Willy Ronis was born in Paris in 1910. He became a full-time photographer in 1945. He joined Doisneau, Brassaï and others at the Rapho Agency. He was the first French photographer to work for LIFE Magazine, and Edward Steichen exhibited him at the Museum of Modern Art in 1953 in a show called Four French Photographers. He was also part of the Family of Man exhibit. The Afterimage Gallery gave him what was perhaps his first American art gallery show in 1985
African Photographer Malick Sidibé, was born in in 1935 or 1936, in Bamako, Mali, in what was then the French part of Sudan. He chronicled the exuberant life of the young people there in the 1950s, 60s and 70s, by making fun portraits of them in his studio, and also by documenting special events and parties.
In the mid-1990s, he achieved some international fame, and in 2003, he received the Hasselblad Award. At the presentation of the award, the Hasselblad Foundation made this statement:
"Malick Sidibé has documented an important period of West African history with great feeling, enthusiasm and commitment. In his portraits and documentary photography, he has uniquely captured the atmosphere and vitality of an African capital in a period of great effervescence. From the very beginnings of the postcolonial period, he has been a privileged witness to a period of tremendous, euphoric cultural change. As a young but already well-reputed photographer, Malick Sidibé captured a time of paradigm shift and youthful insouciance, curiosity about the rest of the world, pride, and confidence in the future. The work of Malick Sidibé, largely devoted to Malian youth in the 1950s and 60s, is a unique memoir and testimony. These photographs, originally intended for an African audience, are now available for the admiration of all."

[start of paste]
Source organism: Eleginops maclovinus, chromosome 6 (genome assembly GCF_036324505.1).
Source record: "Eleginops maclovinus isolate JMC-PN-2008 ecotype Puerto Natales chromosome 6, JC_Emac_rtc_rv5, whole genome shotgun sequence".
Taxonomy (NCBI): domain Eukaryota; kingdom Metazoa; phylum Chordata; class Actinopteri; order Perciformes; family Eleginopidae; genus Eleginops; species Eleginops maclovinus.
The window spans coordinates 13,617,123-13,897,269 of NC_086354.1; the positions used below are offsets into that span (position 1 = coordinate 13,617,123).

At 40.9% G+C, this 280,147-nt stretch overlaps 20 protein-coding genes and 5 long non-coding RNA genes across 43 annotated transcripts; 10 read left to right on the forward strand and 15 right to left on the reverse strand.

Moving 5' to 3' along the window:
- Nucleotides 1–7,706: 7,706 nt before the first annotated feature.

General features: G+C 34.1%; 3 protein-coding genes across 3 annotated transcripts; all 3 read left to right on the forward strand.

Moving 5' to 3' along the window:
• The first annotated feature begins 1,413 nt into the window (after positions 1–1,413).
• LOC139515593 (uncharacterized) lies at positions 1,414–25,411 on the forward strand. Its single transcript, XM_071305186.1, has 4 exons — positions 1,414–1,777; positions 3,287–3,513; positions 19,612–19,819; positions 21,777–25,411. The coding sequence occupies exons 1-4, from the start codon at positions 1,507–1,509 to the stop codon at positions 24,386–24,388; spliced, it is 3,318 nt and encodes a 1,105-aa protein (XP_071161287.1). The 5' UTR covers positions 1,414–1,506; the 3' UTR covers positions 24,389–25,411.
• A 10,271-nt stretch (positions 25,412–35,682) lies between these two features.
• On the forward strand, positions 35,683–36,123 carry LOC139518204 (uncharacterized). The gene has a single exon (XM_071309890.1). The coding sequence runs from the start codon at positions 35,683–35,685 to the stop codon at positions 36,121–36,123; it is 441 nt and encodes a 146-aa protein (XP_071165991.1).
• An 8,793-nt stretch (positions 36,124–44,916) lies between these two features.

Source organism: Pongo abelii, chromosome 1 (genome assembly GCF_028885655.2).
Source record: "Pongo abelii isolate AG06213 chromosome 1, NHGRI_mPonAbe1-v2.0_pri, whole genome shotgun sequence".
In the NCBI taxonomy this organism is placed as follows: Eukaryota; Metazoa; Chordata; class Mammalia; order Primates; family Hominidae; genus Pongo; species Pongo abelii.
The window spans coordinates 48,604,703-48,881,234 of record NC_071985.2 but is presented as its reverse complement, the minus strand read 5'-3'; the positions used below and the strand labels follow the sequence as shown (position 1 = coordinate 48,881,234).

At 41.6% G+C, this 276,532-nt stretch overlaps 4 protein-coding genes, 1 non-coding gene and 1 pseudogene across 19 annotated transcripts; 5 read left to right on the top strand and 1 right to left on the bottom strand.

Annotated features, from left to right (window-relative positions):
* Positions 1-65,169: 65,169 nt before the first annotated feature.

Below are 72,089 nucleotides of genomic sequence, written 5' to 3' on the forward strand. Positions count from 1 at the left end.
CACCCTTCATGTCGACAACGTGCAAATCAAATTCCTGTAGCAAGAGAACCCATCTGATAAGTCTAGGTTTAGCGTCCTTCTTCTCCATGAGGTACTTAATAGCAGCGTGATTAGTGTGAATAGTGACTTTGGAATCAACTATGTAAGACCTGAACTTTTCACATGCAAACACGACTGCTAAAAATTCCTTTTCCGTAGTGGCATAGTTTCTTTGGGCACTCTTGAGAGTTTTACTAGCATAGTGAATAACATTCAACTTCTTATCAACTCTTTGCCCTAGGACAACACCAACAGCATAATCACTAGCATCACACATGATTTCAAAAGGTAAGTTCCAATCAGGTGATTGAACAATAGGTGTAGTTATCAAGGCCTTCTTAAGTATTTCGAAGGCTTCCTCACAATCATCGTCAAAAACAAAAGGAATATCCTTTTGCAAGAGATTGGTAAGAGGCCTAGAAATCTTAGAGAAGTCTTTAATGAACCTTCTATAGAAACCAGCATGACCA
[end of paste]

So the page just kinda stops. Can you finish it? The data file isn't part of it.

In 2008, Malick Sidibé was interviewed for a short video about his work. A translation of that interview is printed here in its entirety. It’s a remarkable story, and it adds a richness of meaning to these photographs.